책 읽으며 영어 발음교정하기

구린 th 발음(/θ/, /ð/)을 교정하려고 소리내서 책 읽기를 시작했던 2010년 11월 이후로 몇년이 지났다. 어쩜 그리도 고치기 힘들었는지 …  단어단위가 아닌 문장을 읽어가며 끊기지 않고 부드럽게 /θ/, /ð/ 음가를 발음하기 까지 거의 1년이 걸렸다. 그땐 교정했다고 생각했으나 실상 지금까지도 쉽지 않다는 것을 안다.  이를테면 that the day (/ð/, /ð/ , /d/) 문장처럼 연속해서 th 음가를 발음할 때나  /θ//ð/ 뒤에 /s/ 발음이 오는 경우에는 아무래도 더 연습해야 혀가 돌아갈 것 같다는 느낌이 든다.  물론 th 발음 뿐만 아니라 익숙해져야 할 룰이 숱하게 많다.

 

해외 연예인이나 맘에드는 액센트를 구사하는 배우를 그대로 따라하려고도 노력했으나 일상생활에서 한국어를 너무 많이 쓰다보니 좀처럼 나아질 기미가 보이지 않았다. 그래서…  욕도 먹고 칭찬도 받고 논의도 해야 진도가 나가는 법이니 좀 더 발전하기 위해 구려터진 실력이 부끄럽지만 공개하기로 했다.

 

목표는 책 한권을 제대로 읽어내는 것이고 될 수 있다면 영국 액센트를  닮고싶다. 그러나 여건상 처음부터 미국식 액센트에 쩔어왔기 때문에 쉽지 않을 것 같다.  처음으로 올리는 녹음은 The Shallows의 한 페이지 분량을 읽은 것이고 녹음후 어떤 수정도 하지 않은 원본이다.  올린후에 이미 많은 오류가 보여 그냥 없애버릴까 망설이다 공개한 것이니 그 점을 감안해서 들어주시고, 발음교정에 도움이 될 어떤 의견도 고맙게 받겠다.

 

 

 

Page 158 of The Shallows (Recorded 2014-7-21) 

The greatest accerlation has come recently, with the rise of social networks like MySpace, Facebook, and Twitter. These companies are dedicated to providing their millions of members with a never-ending “stream” of “real-time updates”, brief messages about, as a Twitter slogan puts it, “what’s happening right now.” By turning intimate messages — once the realm of the letter, the phone call, the whisper — into fodder for a new form of mass media, the social networks have given people a compelling new way to socialize and stay in touch. They’ve also placed a whole new emphasis on immediacy. A “status update” from a friend, co-worker, or favorite celebrity loses its currency within moments of being issued. To be up to date requires the continual monitoring of message alerts. The competition among the social networks to deliver ever-fresher and more plentiful messages is fierce. When, in early 2009, Facebook responded to Twitter’s rapid growth by announcing that it was revamping its site to, as it put it, “increase the pace of the stream,” its founder and chief executive, Mark Zuckerberg, assured its quarter of a billion members that the company would “continue making the flow of information even faster.” Unlike early book printers, who had strong economic incentives to promote the reading of older works as well as recent ones, online publishers battle to distrubte the newest of the new.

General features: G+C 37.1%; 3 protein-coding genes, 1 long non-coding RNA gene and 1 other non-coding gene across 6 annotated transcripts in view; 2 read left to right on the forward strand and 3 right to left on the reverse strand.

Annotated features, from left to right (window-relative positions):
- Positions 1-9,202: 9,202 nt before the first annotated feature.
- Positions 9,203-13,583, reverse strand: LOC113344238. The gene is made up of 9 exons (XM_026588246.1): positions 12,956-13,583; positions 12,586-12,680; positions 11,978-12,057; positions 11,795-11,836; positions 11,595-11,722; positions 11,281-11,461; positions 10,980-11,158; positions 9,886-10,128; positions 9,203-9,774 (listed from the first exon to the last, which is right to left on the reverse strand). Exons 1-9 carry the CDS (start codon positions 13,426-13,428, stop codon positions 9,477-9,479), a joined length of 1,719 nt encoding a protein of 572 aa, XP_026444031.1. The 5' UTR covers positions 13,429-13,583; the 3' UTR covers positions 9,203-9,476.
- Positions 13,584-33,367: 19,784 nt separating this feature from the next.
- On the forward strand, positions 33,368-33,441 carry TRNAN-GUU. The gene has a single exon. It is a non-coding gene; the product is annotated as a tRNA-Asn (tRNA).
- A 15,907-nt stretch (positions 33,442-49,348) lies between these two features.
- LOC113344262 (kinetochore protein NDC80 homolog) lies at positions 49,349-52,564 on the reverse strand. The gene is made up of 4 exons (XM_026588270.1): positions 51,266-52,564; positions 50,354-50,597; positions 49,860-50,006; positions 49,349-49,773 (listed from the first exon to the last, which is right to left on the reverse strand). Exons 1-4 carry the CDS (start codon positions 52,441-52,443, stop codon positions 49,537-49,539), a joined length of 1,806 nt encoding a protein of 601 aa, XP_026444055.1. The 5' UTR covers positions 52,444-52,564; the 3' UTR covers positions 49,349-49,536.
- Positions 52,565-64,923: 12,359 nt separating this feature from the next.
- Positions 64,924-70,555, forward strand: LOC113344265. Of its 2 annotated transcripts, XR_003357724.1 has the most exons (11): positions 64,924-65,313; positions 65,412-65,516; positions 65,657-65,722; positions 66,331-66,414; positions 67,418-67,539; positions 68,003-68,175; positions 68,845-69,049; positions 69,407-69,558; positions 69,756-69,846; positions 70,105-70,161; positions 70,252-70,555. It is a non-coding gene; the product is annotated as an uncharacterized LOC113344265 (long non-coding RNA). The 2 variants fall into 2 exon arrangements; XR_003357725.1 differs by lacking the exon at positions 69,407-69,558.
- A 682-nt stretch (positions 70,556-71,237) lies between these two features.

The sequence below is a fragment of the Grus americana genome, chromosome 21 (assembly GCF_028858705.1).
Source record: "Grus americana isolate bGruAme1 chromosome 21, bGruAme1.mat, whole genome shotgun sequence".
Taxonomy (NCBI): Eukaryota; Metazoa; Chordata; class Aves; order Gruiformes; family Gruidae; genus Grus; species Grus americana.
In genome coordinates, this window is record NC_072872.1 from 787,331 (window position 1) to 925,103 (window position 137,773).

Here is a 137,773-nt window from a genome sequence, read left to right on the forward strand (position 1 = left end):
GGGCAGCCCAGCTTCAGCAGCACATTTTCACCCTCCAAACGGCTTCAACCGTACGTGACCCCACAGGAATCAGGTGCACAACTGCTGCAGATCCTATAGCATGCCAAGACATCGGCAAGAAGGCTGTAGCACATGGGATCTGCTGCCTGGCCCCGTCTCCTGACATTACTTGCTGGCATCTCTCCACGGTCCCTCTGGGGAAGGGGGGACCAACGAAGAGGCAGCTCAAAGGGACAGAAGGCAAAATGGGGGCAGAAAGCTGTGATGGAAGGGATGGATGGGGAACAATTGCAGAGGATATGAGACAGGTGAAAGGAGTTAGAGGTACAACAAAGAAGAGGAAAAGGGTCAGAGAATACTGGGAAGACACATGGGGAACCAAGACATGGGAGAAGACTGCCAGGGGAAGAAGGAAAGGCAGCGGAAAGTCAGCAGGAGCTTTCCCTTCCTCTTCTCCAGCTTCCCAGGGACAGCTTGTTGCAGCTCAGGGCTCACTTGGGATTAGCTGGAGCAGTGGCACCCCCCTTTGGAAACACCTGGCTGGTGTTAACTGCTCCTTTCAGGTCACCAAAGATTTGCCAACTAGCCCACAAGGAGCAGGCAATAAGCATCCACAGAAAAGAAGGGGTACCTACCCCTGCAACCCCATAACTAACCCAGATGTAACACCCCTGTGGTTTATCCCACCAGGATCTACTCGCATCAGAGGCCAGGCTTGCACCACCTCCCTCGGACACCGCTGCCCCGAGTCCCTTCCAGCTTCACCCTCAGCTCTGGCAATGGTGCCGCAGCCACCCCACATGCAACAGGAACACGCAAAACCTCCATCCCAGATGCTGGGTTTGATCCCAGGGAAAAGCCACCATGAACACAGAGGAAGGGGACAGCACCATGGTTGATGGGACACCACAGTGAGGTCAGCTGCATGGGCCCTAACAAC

Google hasn’t been sitting still. To combat the upstarts, it has been revamping its search engine to ratchet up its speed. The quality of a page, as determined by the links coming into it, is no longer Google’s chief criterion in raking search results. In fact, it’s now only one of two hundred different “signals” that the compnay monitors and measures, according to Amit Singhal, a top Google engineer. One of its major recent thrusts has been to place a greater priority on what it calls the “freshness” of the pages it recommends. Google not only identifies new or revised Web pages much more quickly than it used to — it now checks the most popular sites for updates every few seconds rather than every few days – but for many searches it skews its results to favor newer pages over older ones. In May 2009, the company introduced a new twist to its search service, allowing users to bypass consierdations of quality entirely and have results ranked according to how recently the information was posted to the Web. A few months later, it announced a “next-generation architecture” for its search engine that bore the telling code name Caffeine. Citing Twitter’s achievements in speeding the flow of data, Larry Page said that Google wouldn’t be satisfied until it is able “to index the Web every second to allow real-time search”